Interview with Linda Bryant-Hall
QUESTION 19
JUDY RICHARDSON:

How was the character of the Cicero march different from Dr. King's usual marches in Chicago?

LINDA BRYANT HALL:

Well, Dr. King's marches in Chicago were usually made up of movement people. This march was community people. These were--these people had not attended any workshops on non-violence; they had not listened to any lectures on love and loving but, you know, your fellow man and all; they were just people who were angry about what was happening and wanted to do something. And, when they all decided to go on this march, and people started to throw bricks and bottles at us; a couple of people caught the bricks and threw them back; threw rocks back; they even ah, ah, would jump in between ah, a lady sometimes. Ah, women who were on the march were very protected. The fellows were there--I saw these coats that looked as if men had something underneath them. Ah, I don't know if anybody had anything. I didn't see anything, but the coats were really heavy. Um, and these people were saying you know, yeah, we're going to come to Cicero and we're not going to go limp. Ah, we're going to march through Cicero, and we`re going to march to the point that we said we were going to march to, and we're going to come back. And, that in itself was a triumph, because, people just didn't do that in Cicero.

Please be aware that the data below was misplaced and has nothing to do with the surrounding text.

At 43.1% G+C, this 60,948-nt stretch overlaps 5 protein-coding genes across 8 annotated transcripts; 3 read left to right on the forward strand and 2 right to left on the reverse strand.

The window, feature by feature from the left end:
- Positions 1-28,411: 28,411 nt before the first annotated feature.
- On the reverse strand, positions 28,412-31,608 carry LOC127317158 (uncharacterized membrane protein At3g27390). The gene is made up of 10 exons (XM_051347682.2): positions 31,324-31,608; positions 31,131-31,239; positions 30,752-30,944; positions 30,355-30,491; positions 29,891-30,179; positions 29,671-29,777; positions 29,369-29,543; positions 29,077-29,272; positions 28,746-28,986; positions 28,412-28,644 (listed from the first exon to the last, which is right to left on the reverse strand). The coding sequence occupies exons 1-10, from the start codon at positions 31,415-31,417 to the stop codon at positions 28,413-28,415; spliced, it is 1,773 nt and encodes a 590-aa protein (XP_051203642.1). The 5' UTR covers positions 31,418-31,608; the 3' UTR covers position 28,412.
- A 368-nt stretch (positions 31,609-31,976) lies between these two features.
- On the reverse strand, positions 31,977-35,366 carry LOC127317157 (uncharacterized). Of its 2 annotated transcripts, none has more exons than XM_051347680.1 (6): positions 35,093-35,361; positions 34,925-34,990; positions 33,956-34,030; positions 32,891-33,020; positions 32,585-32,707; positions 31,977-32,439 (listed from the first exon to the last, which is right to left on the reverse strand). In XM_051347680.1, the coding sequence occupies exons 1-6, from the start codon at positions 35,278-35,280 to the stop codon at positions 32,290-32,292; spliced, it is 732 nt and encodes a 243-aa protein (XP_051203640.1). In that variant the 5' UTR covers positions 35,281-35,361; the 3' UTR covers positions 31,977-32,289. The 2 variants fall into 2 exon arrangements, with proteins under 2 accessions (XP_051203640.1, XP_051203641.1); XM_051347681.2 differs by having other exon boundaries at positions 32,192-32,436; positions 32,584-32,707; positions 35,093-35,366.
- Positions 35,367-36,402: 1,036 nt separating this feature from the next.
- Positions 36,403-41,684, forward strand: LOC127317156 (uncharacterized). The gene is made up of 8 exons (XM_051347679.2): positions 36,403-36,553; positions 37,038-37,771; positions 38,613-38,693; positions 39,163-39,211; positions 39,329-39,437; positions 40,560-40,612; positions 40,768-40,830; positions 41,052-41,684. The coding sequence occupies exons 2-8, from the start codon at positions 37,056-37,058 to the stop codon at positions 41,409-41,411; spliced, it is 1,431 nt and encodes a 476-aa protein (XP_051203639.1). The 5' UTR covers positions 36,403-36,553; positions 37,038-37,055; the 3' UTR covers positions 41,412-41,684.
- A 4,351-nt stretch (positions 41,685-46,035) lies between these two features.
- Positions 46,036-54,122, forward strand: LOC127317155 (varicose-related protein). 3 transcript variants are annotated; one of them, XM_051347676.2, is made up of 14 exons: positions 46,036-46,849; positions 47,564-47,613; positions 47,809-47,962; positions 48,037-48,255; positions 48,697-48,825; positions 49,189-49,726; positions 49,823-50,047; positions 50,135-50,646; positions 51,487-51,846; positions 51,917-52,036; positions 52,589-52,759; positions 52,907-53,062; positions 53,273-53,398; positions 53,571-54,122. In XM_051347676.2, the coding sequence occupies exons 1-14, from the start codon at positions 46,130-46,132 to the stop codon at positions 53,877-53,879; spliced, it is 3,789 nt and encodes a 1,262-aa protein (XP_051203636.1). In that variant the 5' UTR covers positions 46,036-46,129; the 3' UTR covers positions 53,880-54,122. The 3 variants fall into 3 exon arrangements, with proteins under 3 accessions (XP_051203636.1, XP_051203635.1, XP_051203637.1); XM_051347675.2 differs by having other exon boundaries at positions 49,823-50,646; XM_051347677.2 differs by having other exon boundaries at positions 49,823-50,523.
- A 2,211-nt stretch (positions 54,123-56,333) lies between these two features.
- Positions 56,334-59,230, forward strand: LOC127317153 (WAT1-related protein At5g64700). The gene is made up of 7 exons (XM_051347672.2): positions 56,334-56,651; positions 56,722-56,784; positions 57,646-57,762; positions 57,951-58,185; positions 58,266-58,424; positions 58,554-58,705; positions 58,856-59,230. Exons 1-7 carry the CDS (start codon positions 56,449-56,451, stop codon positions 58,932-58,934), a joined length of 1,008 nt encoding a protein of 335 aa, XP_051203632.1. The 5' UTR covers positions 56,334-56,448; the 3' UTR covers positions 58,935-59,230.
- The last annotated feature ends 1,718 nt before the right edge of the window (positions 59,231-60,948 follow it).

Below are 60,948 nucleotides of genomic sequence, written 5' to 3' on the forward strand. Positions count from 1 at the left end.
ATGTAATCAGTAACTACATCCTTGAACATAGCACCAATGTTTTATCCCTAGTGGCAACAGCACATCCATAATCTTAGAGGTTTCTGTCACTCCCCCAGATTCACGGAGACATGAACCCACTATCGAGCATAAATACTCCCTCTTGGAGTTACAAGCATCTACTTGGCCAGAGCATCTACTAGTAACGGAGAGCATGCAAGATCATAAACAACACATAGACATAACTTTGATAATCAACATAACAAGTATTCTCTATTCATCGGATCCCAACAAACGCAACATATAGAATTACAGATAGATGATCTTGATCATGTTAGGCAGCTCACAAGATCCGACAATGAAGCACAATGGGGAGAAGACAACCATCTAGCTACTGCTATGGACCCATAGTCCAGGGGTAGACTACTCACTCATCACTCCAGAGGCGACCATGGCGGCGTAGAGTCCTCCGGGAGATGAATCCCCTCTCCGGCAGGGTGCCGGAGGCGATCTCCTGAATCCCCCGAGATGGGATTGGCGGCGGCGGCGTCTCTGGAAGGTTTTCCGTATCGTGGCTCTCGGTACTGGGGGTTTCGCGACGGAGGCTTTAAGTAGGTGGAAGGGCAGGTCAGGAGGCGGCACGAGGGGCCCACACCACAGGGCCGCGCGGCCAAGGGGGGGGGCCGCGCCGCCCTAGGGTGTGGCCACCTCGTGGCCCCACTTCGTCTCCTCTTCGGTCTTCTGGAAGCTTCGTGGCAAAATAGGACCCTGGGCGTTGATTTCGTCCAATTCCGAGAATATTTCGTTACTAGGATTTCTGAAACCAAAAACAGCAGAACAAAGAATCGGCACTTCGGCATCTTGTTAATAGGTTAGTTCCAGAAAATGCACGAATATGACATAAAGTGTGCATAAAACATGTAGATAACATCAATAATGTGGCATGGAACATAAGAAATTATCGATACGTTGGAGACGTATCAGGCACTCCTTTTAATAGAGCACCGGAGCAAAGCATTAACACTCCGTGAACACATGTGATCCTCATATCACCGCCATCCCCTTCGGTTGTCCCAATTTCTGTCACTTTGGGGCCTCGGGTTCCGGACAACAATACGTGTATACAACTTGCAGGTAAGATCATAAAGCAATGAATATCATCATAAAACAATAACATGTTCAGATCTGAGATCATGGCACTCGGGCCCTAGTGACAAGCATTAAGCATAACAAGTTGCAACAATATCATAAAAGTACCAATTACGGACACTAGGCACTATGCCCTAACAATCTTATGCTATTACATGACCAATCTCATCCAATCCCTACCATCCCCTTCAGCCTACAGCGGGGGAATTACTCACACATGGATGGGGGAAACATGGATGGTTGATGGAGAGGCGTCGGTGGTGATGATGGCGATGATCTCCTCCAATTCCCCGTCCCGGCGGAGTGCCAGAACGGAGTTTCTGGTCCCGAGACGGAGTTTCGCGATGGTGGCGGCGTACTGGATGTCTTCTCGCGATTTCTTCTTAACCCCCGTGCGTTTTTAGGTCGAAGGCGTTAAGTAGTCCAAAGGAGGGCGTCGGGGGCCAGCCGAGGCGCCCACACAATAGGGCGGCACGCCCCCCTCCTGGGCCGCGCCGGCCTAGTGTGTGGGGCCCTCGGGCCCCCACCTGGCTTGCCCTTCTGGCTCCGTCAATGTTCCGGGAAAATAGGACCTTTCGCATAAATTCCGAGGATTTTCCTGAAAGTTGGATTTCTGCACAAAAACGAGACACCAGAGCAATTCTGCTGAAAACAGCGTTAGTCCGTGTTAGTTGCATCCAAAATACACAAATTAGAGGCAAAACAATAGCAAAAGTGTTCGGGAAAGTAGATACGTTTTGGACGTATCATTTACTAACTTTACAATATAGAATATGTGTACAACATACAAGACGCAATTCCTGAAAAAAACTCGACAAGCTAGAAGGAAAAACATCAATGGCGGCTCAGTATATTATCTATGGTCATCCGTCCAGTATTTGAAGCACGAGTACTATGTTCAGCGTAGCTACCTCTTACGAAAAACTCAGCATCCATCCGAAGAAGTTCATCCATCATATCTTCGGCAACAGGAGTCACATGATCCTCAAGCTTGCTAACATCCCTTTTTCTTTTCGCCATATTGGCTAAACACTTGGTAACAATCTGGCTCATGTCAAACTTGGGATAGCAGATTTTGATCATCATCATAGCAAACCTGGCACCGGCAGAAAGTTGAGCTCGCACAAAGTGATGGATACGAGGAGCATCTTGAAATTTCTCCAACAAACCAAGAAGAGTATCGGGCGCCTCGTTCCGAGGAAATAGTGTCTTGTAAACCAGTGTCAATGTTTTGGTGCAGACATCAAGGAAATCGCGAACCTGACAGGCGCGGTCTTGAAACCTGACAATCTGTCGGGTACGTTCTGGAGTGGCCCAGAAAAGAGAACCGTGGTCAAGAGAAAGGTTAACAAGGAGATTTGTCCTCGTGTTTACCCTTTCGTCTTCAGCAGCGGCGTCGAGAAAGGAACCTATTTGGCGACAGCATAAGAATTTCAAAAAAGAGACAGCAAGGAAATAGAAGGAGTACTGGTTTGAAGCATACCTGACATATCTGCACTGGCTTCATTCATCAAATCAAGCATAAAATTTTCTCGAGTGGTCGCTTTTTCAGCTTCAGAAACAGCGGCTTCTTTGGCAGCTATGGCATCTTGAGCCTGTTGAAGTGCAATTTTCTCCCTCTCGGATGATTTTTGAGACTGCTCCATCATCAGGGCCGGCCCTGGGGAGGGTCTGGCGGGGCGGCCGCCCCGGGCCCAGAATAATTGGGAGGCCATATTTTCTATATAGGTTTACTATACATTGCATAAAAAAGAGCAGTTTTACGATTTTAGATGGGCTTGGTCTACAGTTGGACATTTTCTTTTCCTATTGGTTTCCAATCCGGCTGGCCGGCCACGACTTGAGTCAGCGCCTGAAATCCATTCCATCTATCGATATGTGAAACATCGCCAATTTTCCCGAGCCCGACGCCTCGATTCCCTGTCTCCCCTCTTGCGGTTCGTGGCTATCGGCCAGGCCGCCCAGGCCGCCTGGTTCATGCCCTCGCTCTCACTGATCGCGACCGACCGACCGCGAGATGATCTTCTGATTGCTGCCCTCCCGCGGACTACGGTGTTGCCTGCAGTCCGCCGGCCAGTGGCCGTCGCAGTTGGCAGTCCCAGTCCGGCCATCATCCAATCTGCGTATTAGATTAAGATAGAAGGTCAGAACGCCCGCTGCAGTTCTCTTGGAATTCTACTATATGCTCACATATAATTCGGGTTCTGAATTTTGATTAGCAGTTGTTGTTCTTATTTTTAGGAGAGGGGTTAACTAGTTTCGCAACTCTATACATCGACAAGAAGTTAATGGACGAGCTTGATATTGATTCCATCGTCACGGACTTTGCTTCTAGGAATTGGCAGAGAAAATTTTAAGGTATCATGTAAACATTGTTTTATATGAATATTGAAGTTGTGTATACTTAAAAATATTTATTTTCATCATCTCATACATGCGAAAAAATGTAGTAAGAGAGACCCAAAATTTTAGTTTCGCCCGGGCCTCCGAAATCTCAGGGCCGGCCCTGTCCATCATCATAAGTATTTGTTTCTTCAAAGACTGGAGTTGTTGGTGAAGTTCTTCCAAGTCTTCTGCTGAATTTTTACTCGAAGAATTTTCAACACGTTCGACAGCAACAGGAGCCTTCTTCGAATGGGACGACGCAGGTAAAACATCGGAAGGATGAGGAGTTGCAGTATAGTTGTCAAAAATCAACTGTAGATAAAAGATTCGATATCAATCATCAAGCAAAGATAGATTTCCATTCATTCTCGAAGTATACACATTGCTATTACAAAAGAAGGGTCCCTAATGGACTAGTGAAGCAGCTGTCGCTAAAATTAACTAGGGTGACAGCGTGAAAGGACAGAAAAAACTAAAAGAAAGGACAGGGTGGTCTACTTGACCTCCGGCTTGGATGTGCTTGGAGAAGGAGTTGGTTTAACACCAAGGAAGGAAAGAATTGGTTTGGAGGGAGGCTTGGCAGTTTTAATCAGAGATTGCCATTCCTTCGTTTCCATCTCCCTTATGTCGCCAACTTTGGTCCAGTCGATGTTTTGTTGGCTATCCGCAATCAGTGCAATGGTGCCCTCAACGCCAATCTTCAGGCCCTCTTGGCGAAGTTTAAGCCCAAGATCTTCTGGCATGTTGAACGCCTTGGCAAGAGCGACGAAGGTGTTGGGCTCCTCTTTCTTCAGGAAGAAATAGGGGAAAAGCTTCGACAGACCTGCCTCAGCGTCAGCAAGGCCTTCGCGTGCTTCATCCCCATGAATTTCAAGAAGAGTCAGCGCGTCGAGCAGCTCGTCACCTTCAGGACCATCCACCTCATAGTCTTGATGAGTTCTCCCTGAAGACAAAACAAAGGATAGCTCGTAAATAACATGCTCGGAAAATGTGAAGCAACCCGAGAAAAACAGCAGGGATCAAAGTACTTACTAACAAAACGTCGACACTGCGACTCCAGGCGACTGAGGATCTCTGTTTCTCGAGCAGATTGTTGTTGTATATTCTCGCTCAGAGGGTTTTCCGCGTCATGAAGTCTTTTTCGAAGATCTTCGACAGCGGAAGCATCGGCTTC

JUDY RICHARDSON:

Cut. Thats it--